The Anatomy of an H Brace – Part 1

A fence is only as strong as its bracing. Period.

High tensile fencing is a strong material in its own right. It’s only appropriate that it requires rigid bracing to match its strength. Bracing is the backbone which supports the rest of the fence. The braces used when constructing high tensile fence are called “H braces,” due to their shape containing two vertical posts and a horizontal post spanning the gap between them. These H braces are used at fence corners, extreme changes in direction, terminations at gate openings, and other unique situations. This blog will help hone your ability to build hardy H braces.

Helpful Tips and Tools:

  • Fences under 54” tall, comprised of one to six strands, only require single H braces. Fences over 54” tall, with 7 or more strands, will require double H braces at each location.
  • Installing your H braces around the perimeter will provide the key pivot points of the fence design. A guide wire strung about 4” from the ground from brace to brace will serve as a terrific guide wire for driving straight line posts with pleasing aesthetics.
  • Tools for the job: 
All tools needed
Tools you need to build an H Brace

Post Principles

As a rule of thumb, tapered posts should be driven with the narrow end into the ground. Driving posts in this manner ensures post diameter grows with depth which makes for a minimal soil displacement and a secure hold – like driving a wedge. If you find yourself digging or using an auger without the use of a post driver, then it is recommended to install the posts with the larger end in the ground and at least 42” deep. This post orientation will provide better holding strength in the case of holes being dug and loose soil being packed around the post. You can use a Post Tamp to get this soil tight against the post. There is a substantial difference in holding power between driven posts and hand-dug posts. Driven posts are five times more secure than hand-dug posts! Whenever possible, use a post driver - your back and your fence will last longer.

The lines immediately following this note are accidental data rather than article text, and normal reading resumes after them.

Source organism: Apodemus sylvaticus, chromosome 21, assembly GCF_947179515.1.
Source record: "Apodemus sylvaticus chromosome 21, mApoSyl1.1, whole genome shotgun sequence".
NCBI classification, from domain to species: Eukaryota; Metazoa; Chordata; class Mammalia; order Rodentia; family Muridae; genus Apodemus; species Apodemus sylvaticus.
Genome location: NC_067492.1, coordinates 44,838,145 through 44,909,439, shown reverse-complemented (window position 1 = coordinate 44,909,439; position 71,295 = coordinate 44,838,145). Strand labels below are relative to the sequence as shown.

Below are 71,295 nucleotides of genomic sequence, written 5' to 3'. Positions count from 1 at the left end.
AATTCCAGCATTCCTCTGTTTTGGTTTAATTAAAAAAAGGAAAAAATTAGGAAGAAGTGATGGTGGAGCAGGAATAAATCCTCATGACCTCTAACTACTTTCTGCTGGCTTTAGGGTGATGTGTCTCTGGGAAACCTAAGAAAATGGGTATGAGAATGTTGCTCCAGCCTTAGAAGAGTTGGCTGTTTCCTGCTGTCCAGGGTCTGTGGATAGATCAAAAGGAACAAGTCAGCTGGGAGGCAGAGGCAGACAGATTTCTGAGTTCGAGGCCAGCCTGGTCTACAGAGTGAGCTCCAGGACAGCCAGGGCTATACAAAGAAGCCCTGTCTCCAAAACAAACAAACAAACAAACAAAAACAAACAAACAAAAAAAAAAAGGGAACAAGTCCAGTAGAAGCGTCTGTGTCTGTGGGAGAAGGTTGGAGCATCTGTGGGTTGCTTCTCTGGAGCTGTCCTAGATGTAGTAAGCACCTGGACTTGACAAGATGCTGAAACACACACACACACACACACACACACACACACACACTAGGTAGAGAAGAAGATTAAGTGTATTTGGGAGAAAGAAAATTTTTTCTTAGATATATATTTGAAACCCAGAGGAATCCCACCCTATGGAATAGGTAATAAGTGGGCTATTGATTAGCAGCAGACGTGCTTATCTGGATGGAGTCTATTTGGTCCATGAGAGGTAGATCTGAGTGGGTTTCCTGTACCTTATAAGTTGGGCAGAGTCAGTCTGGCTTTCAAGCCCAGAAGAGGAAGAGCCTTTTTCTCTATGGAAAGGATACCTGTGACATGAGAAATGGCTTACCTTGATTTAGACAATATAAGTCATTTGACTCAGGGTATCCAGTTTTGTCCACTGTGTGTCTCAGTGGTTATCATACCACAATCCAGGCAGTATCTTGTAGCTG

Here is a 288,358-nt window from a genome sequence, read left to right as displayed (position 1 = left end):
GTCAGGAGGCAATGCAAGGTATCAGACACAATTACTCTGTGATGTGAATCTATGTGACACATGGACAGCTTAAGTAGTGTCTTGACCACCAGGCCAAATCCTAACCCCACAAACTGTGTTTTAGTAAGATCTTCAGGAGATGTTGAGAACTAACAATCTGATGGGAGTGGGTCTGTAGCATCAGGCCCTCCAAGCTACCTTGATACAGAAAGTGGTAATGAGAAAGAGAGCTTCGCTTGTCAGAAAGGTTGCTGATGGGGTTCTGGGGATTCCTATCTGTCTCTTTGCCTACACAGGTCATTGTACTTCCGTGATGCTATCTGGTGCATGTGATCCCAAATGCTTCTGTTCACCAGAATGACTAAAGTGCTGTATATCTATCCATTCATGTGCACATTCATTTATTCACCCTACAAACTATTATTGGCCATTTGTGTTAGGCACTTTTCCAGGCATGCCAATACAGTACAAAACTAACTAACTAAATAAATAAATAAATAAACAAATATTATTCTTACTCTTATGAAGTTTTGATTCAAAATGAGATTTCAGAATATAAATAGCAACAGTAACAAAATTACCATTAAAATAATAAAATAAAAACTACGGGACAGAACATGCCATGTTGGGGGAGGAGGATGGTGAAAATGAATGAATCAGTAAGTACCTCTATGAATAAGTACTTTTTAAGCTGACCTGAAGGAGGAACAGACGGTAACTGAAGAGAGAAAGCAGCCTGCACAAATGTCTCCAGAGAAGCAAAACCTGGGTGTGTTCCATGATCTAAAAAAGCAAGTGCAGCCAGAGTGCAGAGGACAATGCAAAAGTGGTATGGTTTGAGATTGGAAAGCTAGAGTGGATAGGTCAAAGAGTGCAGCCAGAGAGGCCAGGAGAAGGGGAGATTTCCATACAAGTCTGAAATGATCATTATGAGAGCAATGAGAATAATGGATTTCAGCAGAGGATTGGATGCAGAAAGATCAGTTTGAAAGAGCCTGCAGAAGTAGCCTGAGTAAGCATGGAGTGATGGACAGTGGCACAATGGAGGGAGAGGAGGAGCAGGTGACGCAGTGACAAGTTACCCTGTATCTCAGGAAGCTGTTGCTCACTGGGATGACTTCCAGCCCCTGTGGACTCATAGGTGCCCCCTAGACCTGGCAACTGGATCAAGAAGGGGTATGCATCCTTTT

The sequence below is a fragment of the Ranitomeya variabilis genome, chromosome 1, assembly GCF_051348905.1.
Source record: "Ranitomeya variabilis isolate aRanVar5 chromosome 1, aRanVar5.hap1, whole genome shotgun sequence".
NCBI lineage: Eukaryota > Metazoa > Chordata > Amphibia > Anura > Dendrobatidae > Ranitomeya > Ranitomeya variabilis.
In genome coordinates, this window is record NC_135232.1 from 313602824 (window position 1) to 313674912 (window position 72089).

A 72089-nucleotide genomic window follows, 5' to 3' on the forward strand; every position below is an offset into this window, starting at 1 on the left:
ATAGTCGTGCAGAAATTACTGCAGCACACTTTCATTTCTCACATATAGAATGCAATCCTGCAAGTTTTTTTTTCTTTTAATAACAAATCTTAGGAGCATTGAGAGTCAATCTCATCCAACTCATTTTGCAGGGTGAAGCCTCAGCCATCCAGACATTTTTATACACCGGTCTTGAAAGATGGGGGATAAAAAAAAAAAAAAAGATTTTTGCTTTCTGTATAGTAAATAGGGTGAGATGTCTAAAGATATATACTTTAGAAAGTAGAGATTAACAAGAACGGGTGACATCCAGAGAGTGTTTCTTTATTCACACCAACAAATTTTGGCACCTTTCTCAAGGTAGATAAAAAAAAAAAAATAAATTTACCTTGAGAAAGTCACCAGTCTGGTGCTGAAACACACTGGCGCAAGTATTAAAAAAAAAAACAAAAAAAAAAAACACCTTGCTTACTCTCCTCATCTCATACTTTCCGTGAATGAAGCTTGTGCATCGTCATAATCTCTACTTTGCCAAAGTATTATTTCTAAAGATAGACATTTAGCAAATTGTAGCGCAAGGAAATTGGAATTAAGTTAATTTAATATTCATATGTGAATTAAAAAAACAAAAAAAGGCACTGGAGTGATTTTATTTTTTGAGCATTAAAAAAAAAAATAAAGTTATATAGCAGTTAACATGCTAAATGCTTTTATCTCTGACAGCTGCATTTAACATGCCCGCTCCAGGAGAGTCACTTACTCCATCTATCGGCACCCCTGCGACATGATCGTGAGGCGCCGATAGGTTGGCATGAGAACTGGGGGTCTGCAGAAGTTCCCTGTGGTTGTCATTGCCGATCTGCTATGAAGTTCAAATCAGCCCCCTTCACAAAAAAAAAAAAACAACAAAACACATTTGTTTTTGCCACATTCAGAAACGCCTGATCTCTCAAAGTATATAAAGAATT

Proper post size is important to the structural integrity of your fence. H braces use a few different sizes of posts to achieve optimal strength. Since height of fence changes from application to application we will refer to post diameter to make distinctions. Typically, an eight-foot-long post is used to achieve a final fence post height of 52” and below. Corner and end posts (termination posts being braced on only one side – such as gate openings) are recommended to be 6”-7" diameter tapered posts (P6x8TCP). These posts will be the anchor and pivot points of the fence. Drive these posts narrow end into the ground on your mark. These posts can be set with a slight “outside lean” of 1”-2” past vertical, meaning they lean away from or against the direction of pull. This helps to ensure your bracing is not pulled inward past the vertical plane, which would compromise the strength of the bracing and fence.